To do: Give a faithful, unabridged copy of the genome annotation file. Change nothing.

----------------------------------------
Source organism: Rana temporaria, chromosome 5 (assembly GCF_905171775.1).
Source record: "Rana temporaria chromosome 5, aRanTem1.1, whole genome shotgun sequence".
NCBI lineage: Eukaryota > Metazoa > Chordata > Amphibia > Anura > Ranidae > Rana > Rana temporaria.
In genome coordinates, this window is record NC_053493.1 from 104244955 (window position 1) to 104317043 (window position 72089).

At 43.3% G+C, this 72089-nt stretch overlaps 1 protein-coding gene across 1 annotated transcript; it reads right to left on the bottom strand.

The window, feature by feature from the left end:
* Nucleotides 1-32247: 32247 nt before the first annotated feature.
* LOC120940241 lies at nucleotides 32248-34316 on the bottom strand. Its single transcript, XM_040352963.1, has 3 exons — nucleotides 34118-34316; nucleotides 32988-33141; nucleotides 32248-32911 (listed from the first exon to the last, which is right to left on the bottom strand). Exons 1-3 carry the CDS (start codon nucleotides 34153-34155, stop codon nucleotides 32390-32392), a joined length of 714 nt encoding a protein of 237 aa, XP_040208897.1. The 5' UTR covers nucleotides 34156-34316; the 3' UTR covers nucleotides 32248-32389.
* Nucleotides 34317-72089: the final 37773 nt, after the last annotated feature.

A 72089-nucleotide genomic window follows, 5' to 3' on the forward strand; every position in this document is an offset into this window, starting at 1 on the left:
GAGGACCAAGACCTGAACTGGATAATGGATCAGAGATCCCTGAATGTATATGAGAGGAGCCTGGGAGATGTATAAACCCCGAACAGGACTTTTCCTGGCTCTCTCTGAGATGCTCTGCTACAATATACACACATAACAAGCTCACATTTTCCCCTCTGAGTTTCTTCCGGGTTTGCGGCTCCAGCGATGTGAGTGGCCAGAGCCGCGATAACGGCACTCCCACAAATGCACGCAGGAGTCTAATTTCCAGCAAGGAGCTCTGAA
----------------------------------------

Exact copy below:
Source organism: Rana temporaria, chromosome 5 (assembly GCF_905171775.1).
Source record: "Rana temporaria chromosome 5, aRanTem1.1, whole genome shotgun sequence".
NCBI lineage: Eukaryota > Metazoa > Chordata > Amphibia > Anura > Ranidae > Rana > Rana temporaria.
In genome coordinates, this window is record NC_053493.1 from 104244955 (window position 1) to 104317043 (window position 72089).

At 43.3% G+C, this 72089-nt stretch overlaps 1 protein-coding gene across 1 annotated transcript; it reads right to left on the bottom strand.

The window, feature by feature from the left end:
* Nucleotides 1-32247: 32247 nt before the first annotated feature.
* LOC120940241 lies at nucleotides 32248-34316 on the bottom strand. Its single transcript, XM_040352963.1, has 3 exons — nucleotides 34118-34316; nucleotides 32988-33141; nucleotides 32248-32911 (listed from the first exon to the last, which is right to left on the bottom strand). Exons 1-3 carry the CDS (start codon nucleotides 34153-34155, stop codon nucleotides 32390-32392), a joined length of 714 nt encoding a protein of 237 aa, XP_040208897.1. The 5' UTR covers nucleotides 34156-34316; the 3' UTR covers nucleotides 32248-32389.
* Nucleotides 34317-72089: the final 37773 nt, after the last annotated feature.

A 72089-nucleotide genomic window follows, 5' to 3' on the forward strand; every position in this document is an offset into this window, starting at 1 on the left:
GAGGACCAAGACCTGAACTGGATAATGGATCAGAGATCCCTGAATGTATATGAGAGGAGCCTGGGAGATGTATAAACCCCGAACAGGACTTTTCCTGGCTCTCTCTGAGATGCTCTGCTACAATATACACACATAACAAGCTCACATTTTCCCCTCTGAGTTTCTTCCGGGTTTGCGGCTCCAGCGATGTGAGTGGCCAGAGCCGCGATAACGGCACTCCCACAAATGCACGCAGGAGTCTAATTTCCAGCAAGGAGCTCTGAA